The model project is steered and coordinated in its entirety by the Senate Chancellery. The pilot projects all share one cornerstone: the close connection to administration, which aims to guarantee later perpetuation, as well as the participation of urban society. By involving actors from administration, business, science and urban society, Berlin aims to integrate the user’s perspective into each project.
The 5 pilot projects within the Smart City Berlin model project
Smart Space Hardenbergplatz
The project aims to tests the flexible use and efficient administration of public spaces until 2026, with the aim of developing an operator model that is oriented towards the common good and can be transferred to other spaces and cities. An exemplary, digital negotiation platform aims to allow roads and pavements to be used in many different ways, improve interconnected mobility services through sharing offers and increase the quality of residence on the Hardenbergplatz with pop-up interventions, for example. Smart Space Hardenbergplatz pursues a transdisciplinary approach that brings together administration, business and science.
Rainwater usage in general, and green and blue infrastructures in particular, can reduce the impact of climate change considerably and bring additional qualities to the city. The project aims to enable the agile planning of rainwater usage and climate-friendly urban development; it further aims to raise awareness for the potential of rainwater usage among residents by means of visualisation.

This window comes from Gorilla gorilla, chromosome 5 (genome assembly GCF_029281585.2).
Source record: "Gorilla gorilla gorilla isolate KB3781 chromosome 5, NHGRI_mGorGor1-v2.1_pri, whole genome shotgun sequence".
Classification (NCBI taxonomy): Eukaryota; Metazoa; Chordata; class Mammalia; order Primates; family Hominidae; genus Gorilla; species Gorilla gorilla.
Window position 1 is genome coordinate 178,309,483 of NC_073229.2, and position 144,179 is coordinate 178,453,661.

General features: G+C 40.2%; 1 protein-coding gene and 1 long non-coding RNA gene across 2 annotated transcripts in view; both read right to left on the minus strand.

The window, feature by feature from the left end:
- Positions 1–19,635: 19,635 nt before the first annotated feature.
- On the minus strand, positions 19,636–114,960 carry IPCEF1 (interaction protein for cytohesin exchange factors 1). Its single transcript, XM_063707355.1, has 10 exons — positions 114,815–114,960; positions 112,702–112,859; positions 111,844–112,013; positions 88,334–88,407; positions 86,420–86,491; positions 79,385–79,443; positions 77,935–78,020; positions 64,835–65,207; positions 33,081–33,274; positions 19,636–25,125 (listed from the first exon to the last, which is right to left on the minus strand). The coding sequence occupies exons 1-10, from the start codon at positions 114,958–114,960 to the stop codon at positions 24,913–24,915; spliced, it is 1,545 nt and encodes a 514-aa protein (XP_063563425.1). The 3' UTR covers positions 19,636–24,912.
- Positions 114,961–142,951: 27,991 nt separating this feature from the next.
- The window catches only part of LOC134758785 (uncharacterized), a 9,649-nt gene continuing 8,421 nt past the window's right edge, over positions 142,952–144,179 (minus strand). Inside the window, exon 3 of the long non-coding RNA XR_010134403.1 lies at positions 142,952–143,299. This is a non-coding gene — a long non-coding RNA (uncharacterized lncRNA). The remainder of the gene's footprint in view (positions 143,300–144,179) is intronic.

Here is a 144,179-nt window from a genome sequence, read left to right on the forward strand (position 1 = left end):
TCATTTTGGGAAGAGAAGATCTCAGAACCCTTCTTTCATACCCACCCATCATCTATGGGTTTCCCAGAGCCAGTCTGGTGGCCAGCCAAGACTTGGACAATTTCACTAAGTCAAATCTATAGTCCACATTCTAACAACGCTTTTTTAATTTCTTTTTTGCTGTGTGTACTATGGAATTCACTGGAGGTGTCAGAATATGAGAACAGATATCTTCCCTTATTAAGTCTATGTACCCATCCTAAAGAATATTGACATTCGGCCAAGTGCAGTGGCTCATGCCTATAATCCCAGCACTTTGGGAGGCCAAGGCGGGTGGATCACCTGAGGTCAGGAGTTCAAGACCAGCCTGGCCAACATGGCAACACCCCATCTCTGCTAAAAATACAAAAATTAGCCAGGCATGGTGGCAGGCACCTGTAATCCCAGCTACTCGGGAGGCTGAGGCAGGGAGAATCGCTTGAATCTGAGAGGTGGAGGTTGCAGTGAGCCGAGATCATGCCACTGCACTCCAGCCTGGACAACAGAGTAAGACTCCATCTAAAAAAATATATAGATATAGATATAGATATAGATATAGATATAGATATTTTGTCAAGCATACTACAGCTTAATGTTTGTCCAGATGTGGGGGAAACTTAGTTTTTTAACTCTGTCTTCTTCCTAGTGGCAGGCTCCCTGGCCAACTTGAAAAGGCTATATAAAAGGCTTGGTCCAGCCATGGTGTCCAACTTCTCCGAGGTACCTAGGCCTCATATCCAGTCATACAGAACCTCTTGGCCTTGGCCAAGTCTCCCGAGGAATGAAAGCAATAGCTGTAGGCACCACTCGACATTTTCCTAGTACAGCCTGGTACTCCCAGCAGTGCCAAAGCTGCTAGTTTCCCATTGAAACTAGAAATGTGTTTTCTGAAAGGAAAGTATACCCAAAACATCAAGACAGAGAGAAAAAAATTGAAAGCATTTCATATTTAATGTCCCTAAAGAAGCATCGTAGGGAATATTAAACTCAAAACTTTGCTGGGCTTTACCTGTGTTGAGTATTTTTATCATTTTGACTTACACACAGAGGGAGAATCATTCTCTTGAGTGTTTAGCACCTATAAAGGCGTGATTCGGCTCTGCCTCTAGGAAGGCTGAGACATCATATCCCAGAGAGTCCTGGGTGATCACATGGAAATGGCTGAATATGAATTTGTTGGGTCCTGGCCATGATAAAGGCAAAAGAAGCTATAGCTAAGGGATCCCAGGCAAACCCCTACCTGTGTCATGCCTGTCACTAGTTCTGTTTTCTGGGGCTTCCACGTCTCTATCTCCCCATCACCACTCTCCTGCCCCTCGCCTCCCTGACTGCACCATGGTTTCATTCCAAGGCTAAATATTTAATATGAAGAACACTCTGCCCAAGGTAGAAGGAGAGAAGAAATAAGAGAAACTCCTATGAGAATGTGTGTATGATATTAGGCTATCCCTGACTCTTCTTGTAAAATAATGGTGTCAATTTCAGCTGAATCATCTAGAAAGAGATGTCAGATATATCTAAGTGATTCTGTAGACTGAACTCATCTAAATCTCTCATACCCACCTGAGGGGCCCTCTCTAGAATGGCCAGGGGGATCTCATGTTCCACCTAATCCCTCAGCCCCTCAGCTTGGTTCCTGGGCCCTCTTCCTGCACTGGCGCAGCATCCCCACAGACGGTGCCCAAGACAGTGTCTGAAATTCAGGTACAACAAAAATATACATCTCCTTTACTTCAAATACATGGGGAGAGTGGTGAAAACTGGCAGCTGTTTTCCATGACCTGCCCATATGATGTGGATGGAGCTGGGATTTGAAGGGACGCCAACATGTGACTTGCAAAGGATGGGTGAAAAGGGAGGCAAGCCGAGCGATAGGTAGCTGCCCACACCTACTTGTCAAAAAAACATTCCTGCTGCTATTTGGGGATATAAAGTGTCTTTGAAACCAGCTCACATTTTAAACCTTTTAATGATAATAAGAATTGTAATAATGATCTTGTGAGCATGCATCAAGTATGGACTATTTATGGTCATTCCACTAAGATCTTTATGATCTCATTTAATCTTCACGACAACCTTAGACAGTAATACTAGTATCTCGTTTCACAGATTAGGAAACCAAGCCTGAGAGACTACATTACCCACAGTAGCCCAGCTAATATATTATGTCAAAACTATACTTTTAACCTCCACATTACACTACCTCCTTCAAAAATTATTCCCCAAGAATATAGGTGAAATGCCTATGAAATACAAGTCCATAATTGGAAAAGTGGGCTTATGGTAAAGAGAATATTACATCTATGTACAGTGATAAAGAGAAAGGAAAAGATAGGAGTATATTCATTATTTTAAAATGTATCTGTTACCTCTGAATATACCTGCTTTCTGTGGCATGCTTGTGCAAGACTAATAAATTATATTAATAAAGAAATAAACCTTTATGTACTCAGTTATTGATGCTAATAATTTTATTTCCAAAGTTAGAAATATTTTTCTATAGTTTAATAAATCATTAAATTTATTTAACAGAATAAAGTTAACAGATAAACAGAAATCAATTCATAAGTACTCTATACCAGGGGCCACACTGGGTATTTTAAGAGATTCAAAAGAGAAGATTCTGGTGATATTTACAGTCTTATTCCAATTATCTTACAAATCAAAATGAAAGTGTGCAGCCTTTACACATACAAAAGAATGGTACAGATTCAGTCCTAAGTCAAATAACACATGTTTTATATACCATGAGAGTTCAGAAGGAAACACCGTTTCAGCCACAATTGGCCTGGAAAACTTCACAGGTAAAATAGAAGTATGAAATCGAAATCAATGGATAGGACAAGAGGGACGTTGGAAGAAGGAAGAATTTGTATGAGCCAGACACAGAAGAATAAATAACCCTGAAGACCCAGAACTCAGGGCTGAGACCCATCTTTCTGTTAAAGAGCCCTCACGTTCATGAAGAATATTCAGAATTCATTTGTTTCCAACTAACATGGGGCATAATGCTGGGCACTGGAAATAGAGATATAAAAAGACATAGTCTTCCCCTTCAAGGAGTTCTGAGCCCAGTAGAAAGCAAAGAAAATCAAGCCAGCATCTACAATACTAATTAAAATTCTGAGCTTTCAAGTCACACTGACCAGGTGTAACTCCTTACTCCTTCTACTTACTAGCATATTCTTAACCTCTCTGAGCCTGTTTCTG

Data & Smart City Governance
How can municipalities and technology companies cooperate fairly when it comes to the use of data? On the one hand, the project develops data governance concepts inductively (from the bottom up) based on the use case of a data-driven air quality management tool. On the other, it assesses existing governance principles in the fields of smart cities and corporate and data governance deductively (from the top down).
Smart Participation/Community Budgeting
Low involvement in participation processes tends to distort interests. Activating, digitally supported participation methods and new forms of interaction aim to help reach more people as well as a more diverse range. The pilot district is Treptow-Köpenick.
Data in everyday life and crises – Kiezbox 2.0
A local, crisis-proof communication infrastructure offers resilience in an increasingly digitised city and supports emergency services appropriately. As solar and/or battery-operated hotspots, Kiezboxes 2.0 can form an emergency wireless network that provides the population with information at local level in an emergency (e.g. a power outage), for example. The pilot district is expected to be Tempelhof-Schöneberg.
Berlin Smart City pilot projects (German only)
Public knowledge repository on the Smart City Berlin Strategy process (German only)
Charlottenburg-Wilmersdorf District Office press release on the Smart Space Hardenbergplatz project at re:publica 2022 (German only)